Abduction - A form of nondeductive inference, also known as inference to the best explanation. The Surprise
Principle and the Only Game in Town Fallacy are relevant to deciding how strong an abductive inference is.
Analogy argument – a nondeductive inference in which one infers that a target object T has some characteristic
on the ground that T is similar to some other object A the analog), and A is known to possess that characteristic.
(e.g. Other galaxies probably contain life, since they are quite similar to our own galaxy and our own galaxy
contains life.) The strength of analogy arguments is an issue relevant to the Argument of Design and to the
problem of other minds.
Analytic – An analytic sentence is one whose truth or falsehood is deductively entailed by definitions. Many
philosophers have held that mathematical statements are analytic. If a sentence isn’t analytic it is synthetic.
A posteriori – a proposition that can be known or justified only be sense experience. An a posteriori argument is
an argument in which at least one premises is an a posteriori proposition.
A priori – a proposition that can be known or justified independent of sense experience. An a priori proposition
can be known or justified by reason alone (once you grasp the constituent concepts). Truths of mathematics and
definitions are often thought to be a priori. An a priori argument is an argument in which all the premises are a
priori propositions. The Ontological Argument for the existence of God was supposed to be an a priori argument.
Argument from Design – an a posteriori argument that God exists, advanced by Aquinas and Palely, criticized
by Hume. The argument claims that some feature of the world (like the simplicity of its laws or the fact that
organisms are intricate and well-adapted) should be explained by postulating the existence of an intelligent
designer, namely God.
Argument from Evil – an argument that claims that the existence of evil shows either that there is no God, or
that God can’t be all-powerful, all knowing, and all good.
Axiom – in mathematics, a starting assumption from which conclusions (theorems) are deduced.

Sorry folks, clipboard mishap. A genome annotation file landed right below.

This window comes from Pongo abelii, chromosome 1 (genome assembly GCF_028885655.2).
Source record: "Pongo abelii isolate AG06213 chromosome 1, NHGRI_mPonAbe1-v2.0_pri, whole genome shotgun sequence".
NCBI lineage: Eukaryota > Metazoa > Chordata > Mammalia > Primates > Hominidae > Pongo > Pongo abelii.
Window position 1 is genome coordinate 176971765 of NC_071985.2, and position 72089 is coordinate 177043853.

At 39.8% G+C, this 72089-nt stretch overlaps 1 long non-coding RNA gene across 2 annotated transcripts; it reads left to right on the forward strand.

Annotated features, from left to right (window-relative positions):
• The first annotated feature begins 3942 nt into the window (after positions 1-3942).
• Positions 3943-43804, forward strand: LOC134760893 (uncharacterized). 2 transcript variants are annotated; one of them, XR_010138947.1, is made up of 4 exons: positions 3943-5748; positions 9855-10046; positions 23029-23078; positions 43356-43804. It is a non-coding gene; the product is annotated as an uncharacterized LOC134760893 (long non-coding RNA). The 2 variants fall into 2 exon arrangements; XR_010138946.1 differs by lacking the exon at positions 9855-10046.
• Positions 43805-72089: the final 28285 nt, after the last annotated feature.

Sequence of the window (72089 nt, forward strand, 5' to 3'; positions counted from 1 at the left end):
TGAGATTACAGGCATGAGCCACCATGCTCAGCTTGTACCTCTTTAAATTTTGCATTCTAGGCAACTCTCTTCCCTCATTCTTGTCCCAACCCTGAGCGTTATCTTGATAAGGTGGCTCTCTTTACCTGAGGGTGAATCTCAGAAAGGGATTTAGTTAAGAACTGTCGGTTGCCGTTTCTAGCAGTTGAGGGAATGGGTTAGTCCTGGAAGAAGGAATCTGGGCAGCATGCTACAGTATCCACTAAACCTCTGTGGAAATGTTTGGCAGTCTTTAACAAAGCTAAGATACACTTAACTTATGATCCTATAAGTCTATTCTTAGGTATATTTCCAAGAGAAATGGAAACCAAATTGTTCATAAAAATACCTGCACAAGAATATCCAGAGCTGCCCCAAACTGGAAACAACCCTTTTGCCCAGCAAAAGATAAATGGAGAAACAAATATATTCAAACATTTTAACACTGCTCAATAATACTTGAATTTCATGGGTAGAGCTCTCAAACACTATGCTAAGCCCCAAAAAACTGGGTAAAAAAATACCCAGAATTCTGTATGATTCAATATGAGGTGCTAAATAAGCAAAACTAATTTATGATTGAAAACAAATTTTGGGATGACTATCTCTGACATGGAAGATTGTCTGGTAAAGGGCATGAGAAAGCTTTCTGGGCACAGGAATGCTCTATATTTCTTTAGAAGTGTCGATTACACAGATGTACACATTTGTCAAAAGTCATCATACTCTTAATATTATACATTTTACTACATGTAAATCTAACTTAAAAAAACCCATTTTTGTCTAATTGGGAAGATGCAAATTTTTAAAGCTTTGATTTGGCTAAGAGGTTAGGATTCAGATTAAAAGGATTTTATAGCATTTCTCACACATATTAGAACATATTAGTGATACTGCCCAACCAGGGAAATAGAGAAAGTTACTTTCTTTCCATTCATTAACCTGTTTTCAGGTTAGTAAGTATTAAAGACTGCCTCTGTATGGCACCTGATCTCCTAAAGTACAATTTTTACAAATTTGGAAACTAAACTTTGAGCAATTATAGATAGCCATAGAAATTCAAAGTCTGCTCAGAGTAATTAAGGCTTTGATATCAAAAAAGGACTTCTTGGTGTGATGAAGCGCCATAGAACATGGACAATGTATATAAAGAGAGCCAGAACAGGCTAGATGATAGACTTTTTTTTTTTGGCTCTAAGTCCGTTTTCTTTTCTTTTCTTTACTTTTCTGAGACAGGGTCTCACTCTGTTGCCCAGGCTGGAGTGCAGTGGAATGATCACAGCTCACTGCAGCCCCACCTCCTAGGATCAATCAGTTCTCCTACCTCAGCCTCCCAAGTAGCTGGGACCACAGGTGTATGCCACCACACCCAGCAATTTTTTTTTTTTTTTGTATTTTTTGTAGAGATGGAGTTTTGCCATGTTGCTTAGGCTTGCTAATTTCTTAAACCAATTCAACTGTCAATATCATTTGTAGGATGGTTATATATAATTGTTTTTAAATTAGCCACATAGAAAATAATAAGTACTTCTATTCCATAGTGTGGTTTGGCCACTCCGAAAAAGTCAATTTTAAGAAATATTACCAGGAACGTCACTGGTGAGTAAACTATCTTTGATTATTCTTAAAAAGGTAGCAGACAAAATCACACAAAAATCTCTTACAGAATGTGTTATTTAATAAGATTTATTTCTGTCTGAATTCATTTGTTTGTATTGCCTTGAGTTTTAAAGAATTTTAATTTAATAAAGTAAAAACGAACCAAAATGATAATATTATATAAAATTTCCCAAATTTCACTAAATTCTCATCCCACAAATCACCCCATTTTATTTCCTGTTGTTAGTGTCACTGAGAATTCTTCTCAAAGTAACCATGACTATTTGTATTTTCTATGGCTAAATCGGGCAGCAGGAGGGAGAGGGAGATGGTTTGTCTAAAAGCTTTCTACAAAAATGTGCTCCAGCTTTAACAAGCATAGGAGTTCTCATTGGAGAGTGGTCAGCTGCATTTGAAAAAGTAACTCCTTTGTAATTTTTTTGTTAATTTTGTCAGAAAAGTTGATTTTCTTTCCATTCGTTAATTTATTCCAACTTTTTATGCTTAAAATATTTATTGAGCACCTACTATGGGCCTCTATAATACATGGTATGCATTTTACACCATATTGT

Begging the question/Circularity – an argument begs the question when you wouldn’t accept the premises
unless you already believed the conclusion.
Birthday Fallacy – the error in reasoning that one would make in thinking that “everyone has a birthday”
deductively implies that “there is a single day on which everyone was born”.
Causal argument for the existence of God – an argument that Descartes gives in the Meditations for the claim
that God exists and s no deceiver: Since (1) I have an idea of a perfect being, and (2) there is at least as much
perfection in the cause as there is in the effect, it is said to follow that the cause of that idea must be a perfect
being, namely God.
Clarity/Distinctness Criterion – Descartes maintained that if a belief is clear and distinct, then it can’t fail to be
true. The reason clear and distinct ideas must be true is that God exists and is no deceiver.
Compatibilism – the thesis that free will and determinism are compatible. Soft determinism is a version of
compatibilism. Hard determinism and libertarianism are incompatibilist theories.
Compatibility – two propositions are compatible if the truth of one wouldn’t rule out the truth of the other. (e.g.
(1) this shirt is blue; (2) this shirt is torn. (1) and (2) are compatible. This doesn’t mean that either is true.
Conditional – an if/then statement. The if-clause is called the antecedent; the then clause us caked the
Conservation law – a law in physics that says that some quantity (like matter or mass/energy) can neither
increase or decrease in a closed system.
Contingent – a being is contingent if it exists in some but not all possible worlds; a proposition is contingent if it
is true in some but not all possible worlds. You are an example of a contingent thing; though you exist in the
actual world, you could have failed to exist.
Counterexample – a counterexample to a generalization is an object that refutes the generalization. A rotten
apple in the barrel is a counterexample to the claim “all apples in this barrel are unspoiled”.
Deductive validity – an argument is deductively valid because of the logical form it has. A deductively valid
argument is one in which the conclusion must be true if the premises are true.
Determinism – the thesis that a complete description of the causal facts at one time uniquely determines what
must happen next. There is only one possible future, given a complete description of the present. Newtonian
physics says that the behavior of physical objects is deterministic.